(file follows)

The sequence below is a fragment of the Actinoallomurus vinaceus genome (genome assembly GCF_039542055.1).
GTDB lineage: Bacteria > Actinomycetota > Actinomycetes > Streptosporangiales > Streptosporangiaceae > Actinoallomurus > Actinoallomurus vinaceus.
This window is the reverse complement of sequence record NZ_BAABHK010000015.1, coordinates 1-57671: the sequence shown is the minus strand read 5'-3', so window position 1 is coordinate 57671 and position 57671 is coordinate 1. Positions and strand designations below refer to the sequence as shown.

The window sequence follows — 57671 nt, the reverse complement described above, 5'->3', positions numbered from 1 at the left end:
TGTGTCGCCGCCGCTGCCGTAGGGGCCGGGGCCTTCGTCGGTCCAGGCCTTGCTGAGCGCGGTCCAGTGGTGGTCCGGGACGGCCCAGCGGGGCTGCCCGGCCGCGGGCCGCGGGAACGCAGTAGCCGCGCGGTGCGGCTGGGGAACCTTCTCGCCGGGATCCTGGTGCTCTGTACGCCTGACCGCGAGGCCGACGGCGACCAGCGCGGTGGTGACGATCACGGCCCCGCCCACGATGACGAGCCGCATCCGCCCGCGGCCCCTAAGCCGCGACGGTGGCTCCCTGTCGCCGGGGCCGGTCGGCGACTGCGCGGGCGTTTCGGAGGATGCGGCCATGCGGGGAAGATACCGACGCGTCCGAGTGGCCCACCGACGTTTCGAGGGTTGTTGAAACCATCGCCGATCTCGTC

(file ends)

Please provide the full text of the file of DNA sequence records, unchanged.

The sequence below is a fragment of the Actinoallomurus vinaceus genome (genome assembly GCF_039542055.1).
GTDB lineage: Bacteria > Actinomycetota > Actinomycetes > Streptosporangiales > Streptosporangiaceae > Actinoallomurus > Actinoallomurus vinaceus.
This window is the reverse complement of sequence record NZ_BAABHK010000015.1, coordinates 1-57671: the sequence shown is the minus strand read 5'-3', so window position 1 is coordinate 57671 and position 57671 is coordinate 1. Positions and strand designations below refer to the sequence as shown.

The window sequence follows — 57671 nt, the reverse complement described above, 5'->3', positions numbered from 1 at the left end:
TGTGTCGCCGCCGCTGCCGTAGGGGCCGGGGCCTTCGTCGGTCCAGGCCTTGCTGAGCGCGGTCCAGTGGTGGTCCGGGACGGCCCAGCGGGGCTGCCCGGCCGCGGGCCGCGGGAACGCAGTAGCCGCGCGGTGCGGCTGGGGAACCTTCTCGCCGGGATCCTGGTGCTCTGTACGCCTGACCGCGAGGCCGACGGCGACCAGCGCGGTGGTGACGATCACGGCCCCGCCCACGATGACGAGCCGCATCCGCCCGCGGCCCCTAAGCCGCGACGGTGGCTCCCTGTCGCCGGGGCCGGTCGGCGACTGCGCGGGCGTTTCGGAGGATGCGGCCATGCGGGGAAGATACCGACGCGTCCGAGTGGCCCACCGACGTTTCGAGGGTTGTTGAAACCATCGCCGATCTCGTC